Thursday, September 5, 2013

Love you vehicle? Take it to the movies...



Where it ALL started...
The drive-in theater was the creation of Camden, New Jersey, chemical company magnate Richard M. Hollingshead, Jr., whose family owned and operated the R.M. Hollingshead Corporation chemical plant in Camden. In 1932, Hollingshead conducted outdoor theater tests in his driveway at 212 Thomas Avenue in Riverton. After nailing a screen to trees in his backyard, he set a 1928 Kodak projector on the hood of his car and put a radio behind the screen, testing different sound levels with his car windows down and up. Blocks under vehicles in the driveway enabled him to determine the size and spacing of ramps so all automobiles could have a clear view of the screen. Following these experiments, he applied August 6, 1932, for a patent of his invention, and he was given U.S. Patent 1,909,537 on May 16, 1933.

Hollingshead's drive-in opened in New Jersey June 6, 1933, on Admiral Wilson Boulevard in Pennsauken, a short distance from Cooper River Park. Rosemont Avenue now runs through the prior location.It offered 400 slots and a 40 by 50 ft (12 by 15 m) screen.He advertised his drive-in theater with the slogan, "The whole family is welcome, regardless of how noisy the children are."The first film shown was the Adolphe Menjou film Wife Beware.The facility only operated three years, but during that time the concept caught on in other states. The April 15, 1934, opening of Shankweiler's Auto Park in Orefield, Pennsylvania, was followed by Galveston's Drive-In Short Reel Theater (July 5, 1934), the Pico Drive-In Theater at Pico and Westwood boulevards in Los Angeles (September 9, 1934) and the Weymouth Drive-In Theatre in Weymouth, Massachusetts (May 6, 1936). In 1937, three more opened in Ohio, Massachusetts and Rhode Island, with another 12 during 1938 and 1939 in California, Florida, Maine, Maryland, Massachusetts, Michigan, New York, Texas and Virginia. Early drive-in theaters had to deal with noise pollution issues. The original Hollingshead drive-in had speakers installed on the tower itself which caused a sound delay affecting patrons at the rear of the drive-in's field. In 1935, the Pico Drive-in Theater attempted to solve this problem by having a row of speakers in front of the cars. In 1941, RCA introduced in-car speakers with individual volume controls which solved the noise pollution issue and provided satisfactory sound to drive-in patrons.



The drive-in's peak popularity came in the late 1950s and early 1960s, particularly in rural areas, with some 4,000 drive-ins spread across the United States. Among its advantages was the fact that a family with a baby could take care of their child while watching a movie, while teenagers with access to autos found drive-ins ideal for dates. Revenue is more limited than regular theaters since showings can only begin at twilight. There were abortive attempts to create suitable conditions for daylight viewing such as large tent structures, but nothing viable was developed.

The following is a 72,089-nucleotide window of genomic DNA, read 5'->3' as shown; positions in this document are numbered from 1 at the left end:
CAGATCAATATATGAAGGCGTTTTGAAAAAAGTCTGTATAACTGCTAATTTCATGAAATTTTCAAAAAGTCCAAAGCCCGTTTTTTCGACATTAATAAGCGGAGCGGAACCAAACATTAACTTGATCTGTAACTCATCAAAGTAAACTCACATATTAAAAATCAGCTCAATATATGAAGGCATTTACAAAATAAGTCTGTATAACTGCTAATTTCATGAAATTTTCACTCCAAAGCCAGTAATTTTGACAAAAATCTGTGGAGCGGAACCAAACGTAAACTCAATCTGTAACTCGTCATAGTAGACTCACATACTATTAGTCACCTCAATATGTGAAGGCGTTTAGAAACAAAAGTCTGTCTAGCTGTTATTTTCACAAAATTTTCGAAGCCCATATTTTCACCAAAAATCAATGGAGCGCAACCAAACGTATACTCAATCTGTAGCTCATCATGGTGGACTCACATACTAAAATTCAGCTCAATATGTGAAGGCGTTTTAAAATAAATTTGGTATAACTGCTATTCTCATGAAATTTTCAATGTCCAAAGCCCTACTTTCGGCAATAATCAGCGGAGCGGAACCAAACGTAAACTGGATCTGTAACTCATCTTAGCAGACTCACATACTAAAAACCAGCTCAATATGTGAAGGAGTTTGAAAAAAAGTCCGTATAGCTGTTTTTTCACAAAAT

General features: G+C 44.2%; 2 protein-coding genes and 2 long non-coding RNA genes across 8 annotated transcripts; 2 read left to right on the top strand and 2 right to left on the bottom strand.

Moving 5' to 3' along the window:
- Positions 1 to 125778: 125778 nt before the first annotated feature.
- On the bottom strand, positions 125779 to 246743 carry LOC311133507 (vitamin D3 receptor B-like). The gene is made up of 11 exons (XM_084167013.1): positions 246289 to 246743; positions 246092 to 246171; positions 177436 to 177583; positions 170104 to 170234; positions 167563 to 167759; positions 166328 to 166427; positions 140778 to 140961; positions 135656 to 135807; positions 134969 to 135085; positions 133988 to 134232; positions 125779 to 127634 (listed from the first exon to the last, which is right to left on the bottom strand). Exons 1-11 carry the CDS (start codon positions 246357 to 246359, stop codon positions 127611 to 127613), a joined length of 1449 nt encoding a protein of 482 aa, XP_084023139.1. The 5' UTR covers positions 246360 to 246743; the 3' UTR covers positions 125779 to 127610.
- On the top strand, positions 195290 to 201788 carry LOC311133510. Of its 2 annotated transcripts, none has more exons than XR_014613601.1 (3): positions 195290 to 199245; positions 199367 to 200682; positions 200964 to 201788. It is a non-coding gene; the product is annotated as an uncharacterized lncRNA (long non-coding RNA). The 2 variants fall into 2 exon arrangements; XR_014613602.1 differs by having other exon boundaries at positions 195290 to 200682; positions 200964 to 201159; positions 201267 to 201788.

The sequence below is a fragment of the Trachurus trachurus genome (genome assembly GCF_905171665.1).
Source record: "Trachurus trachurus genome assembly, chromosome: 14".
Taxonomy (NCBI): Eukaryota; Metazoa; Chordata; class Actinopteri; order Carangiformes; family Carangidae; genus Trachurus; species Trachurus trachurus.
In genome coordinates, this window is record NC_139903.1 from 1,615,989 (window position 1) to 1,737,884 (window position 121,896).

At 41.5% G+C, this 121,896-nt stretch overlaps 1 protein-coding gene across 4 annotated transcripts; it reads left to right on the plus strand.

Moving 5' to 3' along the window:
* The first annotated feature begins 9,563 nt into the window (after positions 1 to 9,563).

In the 1950s, the greater privacy afforded to patrons gave drive-ins a reputation as immoral, and they were labeled "passion pits" in the media. During the 1970s, some drive-ins changed from family fare to exploitation films, as a way to offset declining patronage and revenue. Also, during the 1970s, some drive-ins began to show pornographic movies in less family-centered time slots to bring in extra income. This allowed censored materials to be viewed by a wide audience, some for whom viewing was illegal, and it was reliant upon the whims of local ordinances controlling such material. It also required a relatively remote location distant from populated areas such as towns and cities.


During their height, some drive-ins used attention-grabbing gimmicks to boost attendance. They ranged from small airplane runways, unusual attractions such as a small petting zoo or cage of monkeys, personal appearances by actors to open their movies, or musical groups to play before the show. Some drive-ins held Sunday religious services, or charged a flat price per car on slow nights like Wednesdays. On "buck" nights during the 1950s and 1960s, the admission price was one dollar per car.
One of the largest drive-in theaters was in Copiague, Long Island, New York. Covering over 29 acres, it could park 2,500 vehicles. It had a full-service restaurant with seating on the roof, and a trolley system to take children and adults to a playground and a large indoor theater for bad weather or for those who wanted to watch in air-conditioned comfort. 

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Information provided by Wikipedia

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